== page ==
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These professors are asking students to consider divisive ideas — and learn

These professors are asking students to consider divisive ideas — and learn

The Washington Post

Susan Svrluga
May 4, 2023
Lara Schwartz faced a room full of American University students, making a case she was sure many would disagree with: The university, she said, shouldn’t ban controversial speakers.
By turns eloquent, blunt and funny, she said access to a broad exchange of ideas is important — and is the best thing about college. Then she urged the students to make their strongest counterarguments.
“Come at me,” she said.
Hands shot up. Someone said vulnerable students shouldn’t have to bear the burden of debating a white supremacist or a homophobe, or be fearful because people with those views are on campus. Another said the intent of the invitation matters: “If you just want to invite Ben Shapiro to piss off a lot of people, that’s wrong.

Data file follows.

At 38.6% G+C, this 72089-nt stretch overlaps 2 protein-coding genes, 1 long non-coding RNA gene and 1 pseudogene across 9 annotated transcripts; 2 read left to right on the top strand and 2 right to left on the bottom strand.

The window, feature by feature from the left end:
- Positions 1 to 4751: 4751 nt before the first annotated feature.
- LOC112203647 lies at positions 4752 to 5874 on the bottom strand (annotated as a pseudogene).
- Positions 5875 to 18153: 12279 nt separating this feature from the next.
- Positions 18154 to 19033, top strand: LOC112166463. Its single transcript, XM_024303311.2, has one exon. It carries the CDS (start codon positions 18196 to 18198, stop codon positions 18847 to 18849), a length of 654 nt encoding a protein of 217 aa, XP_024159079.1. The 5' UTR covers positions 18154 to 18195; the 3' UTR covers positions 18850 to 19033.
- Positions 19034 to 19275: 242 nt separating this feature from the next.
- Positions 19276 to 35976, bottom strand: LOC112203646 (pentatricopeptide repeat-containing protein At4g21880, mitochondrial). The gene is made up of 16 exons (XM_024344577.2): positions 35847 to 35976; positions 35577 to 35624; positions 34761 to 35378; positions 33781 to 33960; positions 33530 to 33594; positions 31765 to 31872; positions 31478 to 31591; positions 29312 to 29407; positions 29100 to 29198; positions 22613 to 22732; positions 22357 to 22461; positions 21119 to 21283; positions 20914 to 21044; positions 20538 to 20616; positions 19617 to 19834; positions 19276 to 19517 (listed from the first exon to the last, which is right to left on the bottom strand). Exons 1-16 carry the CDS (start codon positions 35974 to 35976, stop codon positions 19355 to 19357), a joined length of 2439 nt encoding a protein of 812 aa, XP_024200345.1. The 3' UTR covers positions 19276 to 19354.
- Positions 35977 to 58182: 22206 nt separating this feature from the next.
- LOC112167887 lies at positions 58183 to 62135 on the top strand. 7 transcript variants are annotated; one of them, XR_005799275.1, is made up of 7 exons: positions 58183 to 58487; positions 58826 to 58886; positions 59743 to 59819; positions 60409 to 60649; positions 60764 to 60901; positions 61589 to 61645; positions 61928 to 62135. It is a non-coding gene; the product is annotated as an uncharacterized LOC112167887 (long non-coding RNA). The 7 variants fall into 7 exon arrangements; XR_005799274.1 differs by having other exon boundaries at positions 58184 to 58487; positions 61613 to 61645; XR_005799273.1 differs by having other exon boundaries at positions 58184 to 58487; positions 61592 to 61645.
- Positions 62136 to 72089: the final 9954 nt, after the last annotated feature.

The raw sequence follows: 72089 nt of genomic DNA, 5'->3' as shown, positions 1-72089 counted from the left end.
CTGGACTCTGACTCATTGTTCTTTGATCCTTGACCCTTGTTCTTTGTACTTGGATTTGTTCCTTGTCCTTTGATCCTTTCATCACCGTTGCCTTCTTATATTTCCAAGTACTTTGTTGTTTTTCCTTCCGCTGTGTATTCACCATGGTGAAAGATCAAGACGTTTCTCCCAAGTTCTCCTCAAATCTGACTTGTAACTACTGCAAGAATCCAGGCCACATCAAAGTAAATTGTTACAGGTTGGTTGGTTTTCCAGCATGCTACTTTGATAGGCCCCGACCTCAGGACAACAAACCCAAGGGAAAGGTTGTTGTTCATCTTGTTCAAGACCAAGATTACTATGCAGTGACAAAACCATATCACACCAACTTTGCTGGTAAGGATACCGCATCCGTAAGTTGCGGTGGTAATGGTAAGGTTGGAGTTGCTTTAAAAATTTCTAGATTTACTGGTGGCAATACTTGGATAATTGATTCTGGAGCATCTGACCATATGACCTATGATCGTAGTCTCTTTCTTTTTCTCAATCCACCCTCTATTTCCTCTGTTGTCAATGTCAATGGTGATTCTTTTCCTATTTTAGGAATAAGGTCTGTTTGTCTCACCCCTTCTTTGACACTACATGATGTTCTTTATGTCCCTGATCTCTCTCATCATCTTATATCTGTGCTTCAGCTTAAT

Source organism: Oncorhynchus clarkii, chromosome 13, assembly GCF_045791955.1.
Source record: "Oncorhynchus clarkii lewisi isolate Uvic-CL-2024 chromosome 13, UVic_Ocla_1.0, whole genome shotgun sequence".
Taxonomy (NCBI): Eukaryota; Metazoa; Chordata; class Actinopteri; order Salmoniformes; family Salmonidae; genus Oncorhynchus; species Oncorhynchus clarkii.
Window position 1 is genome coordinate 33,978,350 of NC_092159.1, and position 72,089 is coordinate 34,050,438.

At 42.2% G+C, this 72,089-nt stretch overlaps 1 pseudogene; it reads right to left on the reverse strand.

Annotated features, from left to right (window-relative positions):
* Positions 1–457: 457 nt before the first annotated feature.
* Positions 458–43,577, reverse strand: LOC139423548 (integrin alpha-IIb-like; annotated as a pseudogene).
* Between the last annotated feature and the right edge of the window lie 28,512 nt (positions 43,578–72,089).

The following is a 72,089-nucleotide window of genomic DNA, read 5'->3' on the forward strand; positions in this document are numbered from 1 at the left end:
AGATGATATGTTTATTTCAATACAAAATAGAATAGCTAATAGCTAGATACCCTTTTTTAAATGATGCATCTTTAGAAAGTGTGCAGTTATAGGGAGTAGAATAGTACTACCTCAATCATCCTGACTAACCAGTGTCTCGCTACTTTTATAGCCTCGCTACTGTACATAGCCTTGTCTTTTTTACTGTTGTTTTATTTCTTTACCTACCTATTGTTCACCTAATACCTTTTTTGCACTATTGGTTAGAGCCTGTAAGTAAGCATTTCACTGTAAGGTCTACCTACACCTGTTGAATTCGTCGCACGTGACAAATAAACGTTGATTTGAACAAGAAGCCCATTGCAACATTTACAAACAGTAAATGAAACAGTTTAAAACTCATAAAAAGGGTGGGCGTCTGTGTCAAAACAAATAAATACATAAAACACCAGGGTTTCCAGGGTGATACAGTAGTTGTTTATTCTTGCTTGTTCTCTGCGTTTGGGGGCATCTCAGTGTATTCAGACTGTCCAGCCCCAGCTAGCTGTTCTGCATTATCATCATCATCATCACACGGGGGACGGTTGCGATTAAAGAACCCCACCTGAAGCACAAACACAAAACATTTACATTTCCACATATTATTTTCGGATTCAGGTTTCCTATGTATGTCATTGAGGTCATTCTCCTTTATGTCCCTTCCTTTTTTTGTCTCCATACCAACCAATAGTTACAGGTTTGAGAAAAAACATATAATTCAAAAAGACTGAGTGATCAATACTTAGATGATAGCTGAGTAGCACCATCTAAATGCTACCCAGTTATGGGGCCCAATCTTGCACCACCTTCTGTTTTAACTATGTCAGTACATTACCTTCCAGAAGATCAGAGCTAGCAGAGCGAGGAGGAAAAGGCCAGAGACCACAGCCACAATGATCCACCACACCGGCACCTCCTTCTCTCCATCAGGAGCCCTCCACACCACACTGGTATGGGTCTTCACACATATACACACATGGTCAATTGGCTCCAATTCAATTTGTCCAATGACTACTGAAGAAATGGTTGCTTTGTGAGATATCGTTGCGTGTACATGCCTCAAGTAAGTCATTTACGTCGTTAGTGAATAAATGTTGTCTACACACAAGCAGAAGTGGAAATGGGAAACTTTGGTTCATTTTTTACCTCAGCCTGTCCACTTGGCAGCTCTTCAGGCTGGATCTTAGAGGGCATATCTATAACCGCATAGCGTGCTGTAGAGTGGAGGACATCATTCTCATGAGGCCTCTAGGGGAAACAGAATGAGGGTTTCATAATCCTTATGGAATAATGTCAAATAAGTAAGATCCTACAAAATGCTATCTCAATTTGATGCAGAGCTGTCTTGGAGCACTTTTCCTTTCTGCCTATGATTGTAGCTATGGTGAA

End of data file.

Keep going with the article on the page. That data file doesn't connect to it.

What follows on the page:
“I’m a freshman,” the student added, “so I could be wrong.”
Schwartz, the founding director of the Project on Civil Discourse at AU, shot back a reassuring response: “You could be wrong if you’re a 51-year-old lawyer!”
The discussion was part of “Disagree with a Professor,” a regular, voluntary series at AU that aims to help students practice speaking up, feel comfortable figuring out their own ideas and countering those they disagree with. It is part of a broader effort across higher education to teach civil discourse, a skill that proponents say is essential to democracy — and all too rare.
The efforts are intended as a counterweight to the divisiveness and hostility common on social media, in politics, and, at times, at colleges where students have shouted down speakers or tried to keep them off campus entirely. In some circles, college students are seen as too thin-skinned to listen to a wide range of views.
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